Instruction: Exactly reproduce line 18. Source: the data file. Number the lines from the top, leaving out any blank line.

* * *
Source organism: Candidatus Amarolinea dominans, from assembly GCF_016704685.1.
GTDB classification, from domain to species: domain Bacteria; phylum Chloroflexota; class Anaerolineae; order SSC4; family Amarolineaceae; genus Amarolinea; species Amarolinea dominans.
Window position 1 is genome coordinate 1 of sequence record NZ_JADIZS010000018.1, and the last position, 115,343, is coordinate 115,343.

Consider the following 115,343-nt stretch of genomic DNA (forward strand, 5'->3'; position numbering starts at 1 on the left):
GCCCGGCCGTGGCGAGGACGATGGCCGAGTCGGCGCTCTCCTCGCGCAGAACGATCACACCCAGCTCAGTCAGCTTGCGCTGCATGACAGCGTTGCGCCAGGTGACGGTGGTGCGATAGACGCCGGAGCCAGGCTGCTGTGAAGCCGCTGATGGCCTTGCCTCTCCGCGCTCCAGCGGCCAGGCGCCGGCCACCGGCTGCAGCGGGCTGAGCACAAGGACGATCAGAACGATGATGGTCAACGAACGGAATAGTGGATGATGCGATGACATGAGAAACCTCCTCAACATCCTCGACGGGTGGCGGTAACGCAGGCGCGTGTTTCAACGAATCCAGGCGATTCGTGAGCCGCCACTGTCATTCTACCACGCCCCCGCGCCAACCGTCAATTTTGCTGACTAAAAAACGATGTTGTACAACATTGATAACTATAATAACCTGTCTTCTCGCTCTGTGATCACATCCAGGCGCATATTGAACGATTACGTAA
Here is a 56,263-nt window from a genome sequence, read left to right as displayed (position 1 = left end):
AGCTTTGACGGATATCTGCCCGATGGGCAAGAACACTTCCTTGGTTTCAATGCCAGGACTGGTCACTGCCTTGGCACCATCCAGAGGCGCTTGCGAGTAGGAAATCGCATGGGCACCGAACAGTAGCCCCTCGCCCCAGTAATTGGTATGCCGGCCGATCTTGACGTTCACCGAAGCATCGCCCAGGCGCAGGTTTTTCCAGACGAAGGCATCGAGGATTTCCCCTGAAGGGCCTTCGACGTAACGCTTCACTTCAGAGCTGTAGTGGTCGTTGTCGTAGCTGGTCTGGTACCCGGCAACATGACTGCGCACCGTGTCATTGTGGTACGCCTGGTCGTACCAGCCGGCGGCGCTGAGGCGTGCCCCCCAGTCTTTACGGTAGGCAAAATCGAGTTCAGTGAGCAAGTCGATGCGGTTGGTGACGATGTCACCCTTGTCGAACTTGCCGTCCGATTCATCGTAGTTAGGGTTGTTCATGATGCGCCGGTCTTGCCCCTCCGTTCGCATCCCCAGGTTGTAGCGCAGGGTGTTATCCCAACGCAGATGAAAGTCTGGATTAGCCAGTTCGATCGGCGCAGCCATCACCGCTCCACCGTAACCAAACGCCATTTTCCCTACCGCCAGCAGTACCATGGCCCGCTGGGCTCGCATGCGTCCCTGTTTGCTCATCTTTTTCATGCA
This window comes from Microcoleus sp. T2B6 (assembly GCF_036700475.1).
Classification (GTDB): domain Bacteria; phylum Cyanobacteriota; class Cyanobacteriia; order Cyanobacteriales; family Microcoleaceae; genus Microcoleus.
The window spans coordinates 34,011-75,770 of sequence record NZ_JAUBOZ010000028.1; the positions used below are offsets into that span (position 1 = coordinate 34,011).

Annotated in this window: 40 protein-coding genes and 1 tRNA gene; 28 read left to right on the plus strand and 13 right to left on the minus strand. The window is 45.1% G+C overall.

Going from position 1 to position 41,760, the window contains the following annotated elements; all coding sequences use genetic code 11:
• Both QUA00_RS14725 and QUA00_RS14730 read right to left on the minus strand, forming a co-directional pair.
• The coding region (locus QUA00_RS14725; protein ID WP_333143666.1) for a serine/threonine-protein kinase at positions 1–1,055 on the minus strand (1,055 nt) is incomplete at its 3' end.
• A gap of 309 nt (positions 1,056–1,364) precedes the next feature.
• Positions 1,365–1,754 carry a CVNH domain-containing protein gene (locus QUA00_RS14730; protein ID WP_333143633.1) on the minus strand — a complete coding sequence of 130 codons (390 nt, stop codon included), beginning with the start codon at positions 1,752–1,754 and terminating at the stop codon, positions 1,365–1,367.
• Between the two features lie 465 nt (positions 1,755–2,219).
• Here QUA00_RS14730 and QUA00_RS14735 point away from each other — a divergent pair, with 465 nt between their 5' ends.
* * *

• Here QUA00_RS14730 and QUA00_RS14735 point away from each other — a divergent pair, with 465 nt between their 5' ends.